Where the Heck is La Palma Anyway?

I originally came to La Palma to work at the astronomical observatory here. Almost as soon as I heard I’d got the job, my parents went to a travel agent to find out how much it would cost to visit. The young man at the desk said, “Las Palmas de Gran Canaris? Certainly Sir. I’ll just look it up for you.” “No,” explained my father. “The island of La Palma….

January 18, 2020
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Holy Innocents on La Palma

The 28th of December is Holy Innocents’ Day, which commemorates the massacre of the innocents by Herod in Matthew’s gospel (although according to Wikipedia, it’s probably not a historical event). In Spain and Spanish-speaking countries, it’s the Spanish equivalent of April Fool’s Day. For example, one year I told my husband that the police had been around asking whether he’d been jogging in the nude. Now my husband does go…

December 28, 2019
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Nativity Scenes in the Canaries

Christmas trees are a newish thing here, although probably most houses have one now. The main traditional decoration is nativity scenes. Some just show the stable, but some public ones are so elaborate that they include the whole village, and it’s always a Canarian village. Obviously that’s historically inaccurate, but no more so than all the English nativity scenes where Mary and Jesus are blond. This one was on display…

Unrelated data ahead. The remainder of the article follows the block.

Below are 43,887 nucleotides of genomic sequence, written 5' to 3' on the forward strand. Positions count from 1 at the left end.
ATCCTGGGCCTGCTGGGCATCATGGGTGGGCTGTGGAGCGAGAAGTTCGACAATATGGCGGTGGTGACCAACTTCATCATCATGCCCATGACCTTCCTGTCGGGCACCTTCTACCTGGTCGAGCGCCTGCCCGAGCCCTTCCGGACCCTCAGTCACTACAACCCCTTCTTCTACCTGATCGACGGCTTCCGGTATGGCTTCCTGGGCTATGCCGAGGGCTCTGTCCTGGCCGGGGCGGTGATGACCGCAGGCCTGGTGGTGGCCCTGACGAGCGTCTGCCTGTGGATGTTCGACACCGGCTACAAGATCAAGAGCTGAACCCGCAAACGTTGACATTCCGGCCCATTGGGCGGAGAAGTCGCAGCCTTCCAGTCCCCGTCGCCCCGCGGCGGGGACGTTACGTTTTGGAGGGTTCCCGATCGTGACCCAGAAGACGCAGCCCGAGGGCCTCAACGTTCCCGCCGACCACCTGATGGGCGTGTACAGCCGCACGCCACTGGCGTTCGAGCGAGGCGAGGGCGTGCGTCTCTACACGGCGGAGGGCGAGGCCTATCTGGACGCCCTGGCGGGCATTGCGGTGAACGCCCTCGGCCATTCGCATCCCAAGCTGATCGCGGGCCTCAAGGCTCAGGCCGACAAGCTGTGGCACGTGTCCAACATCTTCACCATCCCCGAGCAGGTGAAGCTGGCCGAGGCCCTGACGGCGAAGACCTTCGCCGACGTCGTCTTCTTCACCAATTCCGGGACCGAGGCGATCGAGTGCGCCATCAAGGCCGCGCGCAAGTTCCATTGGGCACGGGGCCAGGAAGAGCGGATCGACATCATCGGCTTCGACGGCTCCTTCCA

December 17, 2019
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Canary Bell Flower

December 10, 2019

This is the Canary bellflower, Canarina canariensis, which has no close living relatives. It scrambles over things, like bindweed, with a stem up to 3 m long, and produces these lovely flowers in December. All the examples I’ve found so far this year are in Los Tilos, on the road up to the visitor centre and around the back of it.

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Spot the Lava Flow

November 19, 2019

Just north of Fatima, El Paso Ladies and gentlemen, can you spot the lava flow in this picture? This lava flow at Fatima in El Paso is from the eruption of Volcan San Juan (St. John’s volcano) in 1949, but the whole island is volcanic. And, geologically speaking, it’s still in nappies. The very oldest rocks on the island formed as a submarine volcano, some 3 three million years ago….

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Pitahayas

The fruits of several different cactuses are called pitahayas. The yellow ones in the picture are Hylocereus megalanthus, and the pink ones are Hylocereus undatus. To be honest, I was rather disappointed by the (lack of) flavour of them both. Some time ago I had what I think was a Hylocereus costaricensis, which was deep red all the way through, and much tastier. I wish I had a bigger garden,…

January 20, 2019
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